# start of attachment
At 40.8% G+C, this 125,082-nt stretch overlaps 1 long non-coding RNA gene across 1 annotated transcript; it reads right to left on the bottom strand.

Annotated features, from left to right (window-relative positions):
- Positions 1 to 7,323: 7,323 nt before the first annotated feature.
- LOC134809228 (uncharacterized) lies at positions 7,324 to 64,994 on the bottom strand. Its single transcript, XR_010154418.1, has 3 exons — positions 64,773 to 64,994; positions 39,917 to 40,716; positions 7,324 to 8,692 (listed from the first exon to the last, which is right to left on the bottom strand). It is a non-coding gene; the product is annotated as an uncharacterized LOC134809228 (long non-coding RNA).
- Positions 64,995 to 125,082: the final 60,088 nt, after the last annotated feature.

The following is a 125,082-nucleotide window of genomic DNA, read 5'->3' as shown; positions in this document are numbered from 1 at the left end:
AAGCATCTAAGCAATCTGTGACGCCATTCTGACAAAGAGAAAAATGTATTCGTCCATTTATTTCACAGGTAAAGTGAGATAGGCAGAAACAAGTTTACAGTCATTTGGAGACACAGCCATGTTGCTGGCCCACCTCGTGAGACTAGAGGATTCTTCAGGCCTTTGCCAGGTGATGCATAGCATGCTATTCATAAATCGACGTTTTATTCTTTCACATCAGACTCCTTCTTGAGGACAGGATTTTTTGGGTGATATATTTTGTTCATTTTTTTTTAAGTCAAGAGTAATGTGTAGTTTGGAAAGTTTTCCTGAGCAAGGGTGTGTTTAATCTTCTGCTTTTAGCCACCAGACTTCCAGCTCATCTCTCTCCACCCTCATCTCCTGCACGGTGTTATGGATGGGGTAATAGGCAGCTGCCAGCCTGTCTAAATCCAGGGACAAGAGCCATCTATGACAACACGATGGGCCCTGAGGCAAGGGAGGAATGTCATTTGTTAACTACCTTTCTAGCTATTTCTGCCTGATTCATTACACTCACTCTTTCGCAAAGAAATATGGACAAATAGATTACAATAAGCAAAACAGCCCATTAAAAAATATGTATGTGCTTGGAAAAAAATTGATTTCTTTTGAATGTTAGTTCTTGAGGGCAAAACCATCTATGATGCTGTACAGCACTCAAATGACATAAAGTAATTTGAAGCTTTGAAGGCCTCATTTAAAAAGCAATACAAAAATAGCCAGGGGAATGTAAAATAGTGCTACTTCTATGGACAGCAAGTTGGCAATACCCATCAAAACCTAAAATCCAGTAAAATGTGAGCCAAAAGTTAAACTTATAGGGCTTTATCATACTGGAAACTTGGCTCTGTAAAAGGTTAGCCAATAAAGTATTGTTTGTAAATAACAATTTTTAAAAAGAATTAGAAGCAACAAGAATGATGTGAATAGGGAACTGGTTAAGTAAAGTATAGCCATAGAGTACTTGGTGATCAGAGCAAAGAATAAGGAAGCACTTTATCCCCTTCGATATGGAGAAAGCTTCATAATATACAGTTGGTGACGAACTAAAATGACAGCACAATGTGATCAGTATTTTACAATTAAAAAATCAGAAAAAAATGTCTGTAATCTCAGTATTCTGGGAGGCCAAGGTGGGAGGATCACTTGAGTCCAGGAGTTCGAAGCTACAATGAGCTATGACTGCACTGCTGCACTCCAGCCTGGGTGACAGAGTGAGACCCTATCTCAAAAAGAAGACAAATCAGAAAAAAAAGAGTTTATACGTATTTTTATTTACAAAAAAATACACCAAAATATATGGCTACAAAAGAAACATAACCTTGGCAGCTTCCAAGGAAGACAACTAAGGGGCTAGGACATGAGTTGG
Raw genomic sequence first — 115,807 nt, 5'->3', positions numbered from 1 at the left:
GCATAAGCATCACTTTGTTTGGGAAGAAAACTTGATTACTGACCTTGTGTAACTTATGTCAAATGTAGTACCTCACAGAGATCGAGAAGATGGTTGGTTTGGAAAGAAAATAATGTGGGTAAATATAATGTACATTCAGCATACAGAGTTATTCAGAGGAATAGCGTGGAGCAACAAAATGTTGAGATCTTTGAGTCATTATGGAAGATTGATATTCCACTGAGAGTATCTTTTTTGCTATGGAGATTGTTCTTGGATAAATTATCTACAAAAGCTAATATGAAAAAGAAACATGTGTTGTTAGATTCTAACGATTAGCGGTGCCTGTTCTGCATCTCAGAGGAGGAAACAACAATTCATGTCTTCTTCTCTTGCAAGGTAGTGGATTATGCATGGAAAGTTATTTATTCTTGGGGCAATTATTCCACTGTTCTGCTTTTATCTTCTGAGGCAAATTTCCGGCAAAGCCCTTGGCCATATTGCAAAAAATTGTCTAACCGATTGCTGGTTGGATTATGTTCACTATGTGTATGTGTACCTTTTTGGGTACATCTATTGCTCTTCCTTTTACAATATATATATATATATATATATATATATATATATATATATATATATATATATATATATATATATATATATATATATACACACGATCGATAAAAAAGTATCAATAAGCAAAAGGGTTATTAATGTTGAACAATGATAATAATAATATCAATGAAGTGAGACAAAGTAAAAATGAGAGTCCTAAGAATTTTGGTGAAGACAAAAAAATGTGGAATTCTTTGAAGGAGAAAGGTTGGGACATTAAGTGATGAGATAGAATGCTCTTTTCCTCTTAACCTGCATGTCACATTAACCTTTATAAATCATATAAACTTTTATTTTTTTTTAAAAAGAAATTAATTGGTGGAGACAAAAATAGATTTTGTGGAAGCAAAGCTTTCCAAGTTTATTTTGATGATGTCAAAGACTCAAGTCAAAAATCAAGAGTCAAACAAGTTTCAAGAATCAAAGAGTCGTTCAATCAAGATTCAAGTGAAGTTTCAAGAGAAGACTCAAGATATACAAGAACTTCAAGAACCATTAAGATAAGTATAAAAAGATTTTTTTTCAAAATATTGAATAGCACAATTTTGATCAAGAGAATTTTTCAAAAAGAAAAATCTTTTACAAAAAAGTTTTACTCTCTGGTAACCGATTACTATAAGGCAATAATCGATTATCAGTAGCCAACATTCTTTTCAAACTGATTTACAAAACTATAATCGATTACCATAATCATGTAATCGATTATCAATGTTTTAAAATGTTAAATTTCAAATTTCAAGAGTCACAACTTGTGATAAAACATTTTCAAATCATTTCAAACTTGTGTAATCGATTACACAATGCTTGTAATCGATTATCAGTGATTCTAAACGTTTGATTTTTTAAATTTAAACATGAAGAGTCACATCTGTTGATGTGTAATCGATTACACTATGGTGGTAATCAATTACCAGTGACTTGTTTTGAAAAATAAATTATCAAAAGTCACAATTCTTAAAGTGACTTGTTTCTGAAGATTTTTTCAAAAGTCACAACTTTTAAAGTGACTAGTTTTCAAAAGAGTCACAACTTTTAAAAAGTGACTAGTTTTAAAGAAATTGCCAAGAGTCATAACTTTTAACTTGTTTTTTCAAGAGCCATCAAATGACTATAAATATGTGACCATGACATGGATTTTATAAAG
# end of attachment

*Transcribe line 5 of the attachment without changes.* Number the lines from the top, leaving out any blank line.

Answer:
- Positions 64,995 to 125,082: the final 60,088 nt, after the last annotated feature.